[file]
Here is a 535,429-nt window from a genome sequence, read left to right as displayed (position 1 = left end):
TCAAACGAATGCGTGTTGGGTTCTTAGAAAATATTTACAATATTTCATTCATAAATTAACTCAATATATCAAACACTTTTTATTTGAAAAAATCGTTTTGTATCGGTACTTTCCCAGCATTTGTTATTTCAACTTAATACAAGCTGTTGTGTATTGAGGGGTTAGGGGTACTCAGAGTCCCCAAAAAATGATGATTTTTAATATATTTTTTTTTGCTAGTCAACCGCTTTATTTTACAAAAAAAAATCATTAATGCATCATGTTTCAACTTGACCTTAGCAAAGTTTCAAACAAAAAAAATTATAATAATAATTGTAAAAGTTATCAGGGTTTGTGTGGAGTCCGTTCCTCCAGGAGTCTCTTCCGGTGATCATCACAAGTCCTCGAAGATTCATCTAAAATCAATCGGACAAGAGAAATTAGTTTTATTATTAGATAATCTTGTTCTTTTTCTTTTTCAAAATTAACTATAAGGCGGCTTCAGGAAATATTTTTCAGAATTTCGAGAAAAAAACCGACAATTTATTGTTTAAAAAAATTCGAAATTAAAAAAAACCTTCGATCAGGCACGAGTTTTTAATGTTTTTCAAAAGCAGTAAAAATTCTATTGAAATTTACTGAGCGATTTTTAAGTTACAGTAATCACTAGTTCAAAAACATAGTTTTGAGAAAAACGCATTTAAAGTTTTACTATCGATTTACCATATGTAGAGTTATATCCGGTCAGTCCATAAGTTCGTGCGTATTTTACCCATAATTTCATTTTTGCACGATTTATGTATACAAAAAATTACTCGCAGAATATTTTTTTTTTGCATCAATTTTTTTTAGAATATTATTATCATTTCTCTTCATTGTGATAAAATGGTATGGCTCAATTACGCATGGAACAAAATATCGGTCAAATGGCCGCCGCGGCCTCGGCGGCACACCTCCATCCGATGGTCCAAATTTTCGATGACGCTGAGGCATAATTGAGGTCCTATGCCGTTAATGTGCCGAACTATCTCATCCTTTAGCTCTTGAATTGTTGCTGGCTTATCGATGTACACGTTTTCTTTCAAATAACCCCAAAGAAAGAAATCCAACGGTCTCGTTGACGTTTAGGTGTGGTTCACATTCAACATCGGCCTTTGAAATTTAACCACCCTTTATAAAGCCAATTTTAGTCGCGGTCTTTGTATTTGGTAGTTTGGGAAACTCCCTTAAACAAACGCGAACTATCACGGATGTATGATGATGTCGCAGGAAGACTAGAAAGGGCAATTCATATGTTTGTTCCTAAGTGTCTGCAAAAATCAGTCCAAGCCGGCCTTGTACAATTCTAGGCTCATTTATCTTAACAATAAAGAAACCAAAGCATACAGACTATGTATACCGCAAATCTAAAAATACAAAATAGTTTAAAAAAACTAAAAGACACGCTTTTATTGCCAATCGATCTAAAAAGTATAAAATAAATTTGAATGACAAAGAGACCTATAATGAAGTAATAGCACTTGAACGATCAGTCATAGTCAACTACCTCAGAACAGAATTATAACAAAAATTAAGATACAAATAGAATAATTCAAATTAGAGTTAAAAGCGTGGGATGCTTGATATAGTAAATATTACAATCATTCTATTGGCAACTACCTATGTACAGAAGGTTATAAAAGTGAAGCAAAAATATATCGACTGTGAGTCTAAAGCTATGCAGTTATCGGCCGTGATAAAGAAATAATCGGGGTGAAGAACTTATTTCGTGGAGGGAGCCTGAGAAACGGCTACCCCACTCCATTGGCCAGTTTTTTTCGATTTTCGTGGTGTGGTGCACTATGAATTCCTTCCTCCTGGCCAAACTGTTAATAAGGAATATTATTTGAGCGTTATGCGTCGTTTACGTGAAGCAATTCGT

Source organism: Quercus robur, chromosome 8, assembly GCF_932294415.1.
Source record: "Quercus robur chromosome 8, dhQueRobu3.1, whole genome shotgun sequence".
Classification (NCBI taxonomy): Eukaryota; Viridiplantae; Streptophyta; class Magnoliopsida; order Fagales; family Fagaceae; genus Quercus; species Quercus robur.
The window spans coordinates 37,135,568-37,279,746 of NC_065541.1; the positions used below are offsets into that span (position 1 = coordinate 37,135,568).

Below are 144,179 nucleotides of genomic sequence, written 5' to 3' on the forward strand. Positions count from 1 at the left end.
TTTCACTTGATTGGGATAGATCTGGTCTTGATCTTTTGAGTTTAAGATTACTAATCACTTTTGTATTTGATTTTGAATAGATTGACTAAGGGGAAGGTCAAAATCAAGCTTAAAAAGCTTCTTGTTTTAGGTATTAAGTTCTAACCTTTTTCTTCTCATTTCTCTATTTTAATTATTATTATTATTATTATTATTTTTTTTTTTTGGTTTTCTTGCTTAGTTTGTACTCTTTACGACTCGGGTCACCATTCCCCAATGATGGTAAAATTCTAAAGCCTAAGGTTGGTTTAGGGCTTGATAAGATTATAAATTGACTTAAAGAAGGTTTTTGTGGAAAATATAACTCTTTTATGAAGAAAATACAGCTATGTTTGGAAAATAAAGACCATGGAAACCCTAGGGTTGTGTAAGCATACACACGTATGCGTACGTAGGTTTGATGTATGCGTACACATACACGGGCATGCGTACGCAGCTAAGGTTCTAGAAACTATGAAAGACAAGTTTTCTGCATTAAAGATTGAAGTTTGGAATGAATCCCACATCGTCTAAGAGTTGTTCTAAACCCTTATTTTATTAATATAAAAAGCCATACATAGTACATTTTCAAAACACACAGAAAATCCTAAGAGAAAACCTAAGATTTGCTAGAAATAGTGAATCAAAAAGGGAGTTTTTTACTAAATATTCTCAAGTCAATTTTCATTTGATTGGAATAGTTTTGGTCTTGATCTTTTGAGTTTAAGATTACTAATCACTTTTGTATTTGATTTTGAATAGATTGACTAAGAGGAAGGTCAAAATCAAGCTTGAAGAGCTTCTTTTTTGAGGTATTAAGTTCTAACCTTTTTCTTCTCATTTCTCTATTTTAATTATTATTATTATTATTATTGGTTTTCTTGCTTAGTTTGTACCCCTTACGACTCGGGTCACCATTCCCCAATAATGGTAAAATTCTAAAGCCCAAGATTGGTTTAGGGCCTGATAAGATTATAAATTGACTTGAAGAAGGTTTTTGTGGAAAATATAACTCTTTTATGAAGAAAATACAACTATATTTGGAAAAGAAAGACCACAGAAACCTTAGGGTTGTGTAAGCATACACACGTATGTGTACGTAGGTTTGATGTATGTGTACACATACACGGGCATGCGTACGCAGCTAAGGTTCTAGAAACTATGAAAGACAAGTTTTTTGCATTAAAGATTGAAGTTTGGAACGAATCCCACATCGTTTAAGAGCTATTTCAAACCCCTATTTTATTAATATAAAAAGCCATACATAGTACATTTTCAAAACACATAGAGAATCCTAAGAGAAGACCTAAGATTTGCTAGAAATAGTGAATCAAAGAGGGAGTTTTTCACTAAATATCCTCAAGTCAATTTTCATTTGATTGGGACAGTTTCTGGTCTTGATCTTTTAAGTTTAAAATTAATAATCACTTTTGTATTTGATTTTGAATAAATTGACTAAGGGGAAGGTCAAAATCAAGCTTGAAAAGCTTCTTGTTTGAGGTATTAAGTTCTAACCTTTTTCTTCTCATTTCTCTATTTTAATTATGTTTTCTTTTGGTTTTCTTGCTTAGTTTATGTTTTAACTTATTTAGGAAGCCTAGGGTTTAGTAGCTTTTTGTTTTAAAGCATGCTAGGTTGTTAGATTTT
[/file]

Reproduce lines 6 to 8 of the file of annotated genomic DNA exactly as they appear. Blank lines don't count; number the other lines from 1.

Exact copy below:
The window spans coordinates 37,135,568-37,279,746 of NC_065541.1; the positions used below are offsets into that span (position 1 = coordinate 37,135,568).

Below are 144,179 nucleotides of genomic sequence, written 5' to 3' on the forward strand. Positions count from 1 at the left end.
TTTCACTTGATTGGGATAGATCTGGTCTTGATCTTTTGAGTTTAAGATTACTAATCACTTTTGTATTTGATTTTGAATAGATTGACTAAGGGGAAGGTCAAAATCAAGCTTAAAAAGCTTCTTGTTTTAGGTATTAAGTTCTAACCTTTTTCTTCTCATTTCTCTATTTTAATTATTATTATTATTATTATTATTTTTTTTTTTTGGTTTTCTTGCTTAGTTTGTACTCTTTACGACTCGGGTCACCATTCCCCAATGATGGTAAAATTCTAAAGCCTAAGGTTGGTTTAGGGCTTGATAAGATTATAAATTGACTTAAAGAAGGTTTTTGTGGAAAATATAACTCTTTTATGAAGAAAATACAGCTATGTTTGGAAAATAAAGACCATGGAAACCCTAGGGTTGTGTAAGCATACACACGTATGCGTACGTAGGTTTGATGTATGCGTACACATACACGGGCATGCGTACGCAGCTAAGGTTCTAGAAACTATGAAAGACAAGTTTTCTGCATTAAAGATTGAAGTTTGGAATGAATCCCACATCGTCTAAGAGTTGTTCTAAACCCTTATTTTATTAATATAAAAAGCCATACATAGTACATTTTCAAAACACACAGAAAATCCTAAGAGAAAACCTAAGATTTGCTAGAAATAGTGAATCAAAAAGGGAGTTTTTTACTAAATATTCTCAAGTCAATTTTCATTTGATTGGAATAGTTTTGGTCTTGATCTTTTGAGTTTAAGATTACTAATCACTTTTGTATTTGATTTTGAATAGATTGACTAAGAGGAAGGTCAAAATCAAGCTTGAAGAGCTTCTTTTTTGAGGTATTAAGTTCTAACCTTTTTCTTCTCATTTCTCTATTTTAATTATTATTATTATTATTATTGGTTTTCTTGCTTAGTTTGTACCCCTTACGACTCGGGTCACCATTCCCCAATAATGGTAAAATTCTAAAGCCCAAGATTGGTTTAGGGCCTGATAAGATTATAAATTGACTTGAAGAAGGTTTTTGTGGAAAATATAACTCTTTTATGAAGAAAATACAACTATATTTGGAAAAGAAAGACCACAGAAACCTTAGGGTTGTGTAAGCATACACACGTATGTGTACGTAGGTTTGATGTATGTGTACACATACACGGGCATGCGTACGCAGCTAAGGTTCTAGAAACTATGAAAGACAAGTTTTTTGCATTAAAGATTGAAGTTTGGAACGAATCCCACATCGTTTAAGAGCTATTTCAAACCCCTATTTTATTAATATAAAAAGCCATACATAGTACATTTTCAAAACACATAGAGAATCCTAAGAGAAGACCTAAGATTTGCTAGAAATAGTGAATCAAAGAGGGAGTTTTTCACTAAATATCCTCAAGTCAATTTTCATTTGATTGGGACAGTTTCTGGTCTTGATCTTTTAAGTTTAAAATTAATAATCACTTTTGTATTTGATTTTGAATAAATTGACTAAGGGGAAGGTCAAAATCAAGCTTGAAAAGCTTCTTGTTTGAGGTATTAAGTTCTAACCTTTTTCTTCTCATTTCTCTATTTTAATTATGTTTTCTTTTGGTTTTCTTGCTTAGTTTATGTTTTAACTTATTTAGGAAGCCTAGGGTTTAGTAGCTTTTTGTTTTAAAGCATGCTAGGTTGTTAGATTTT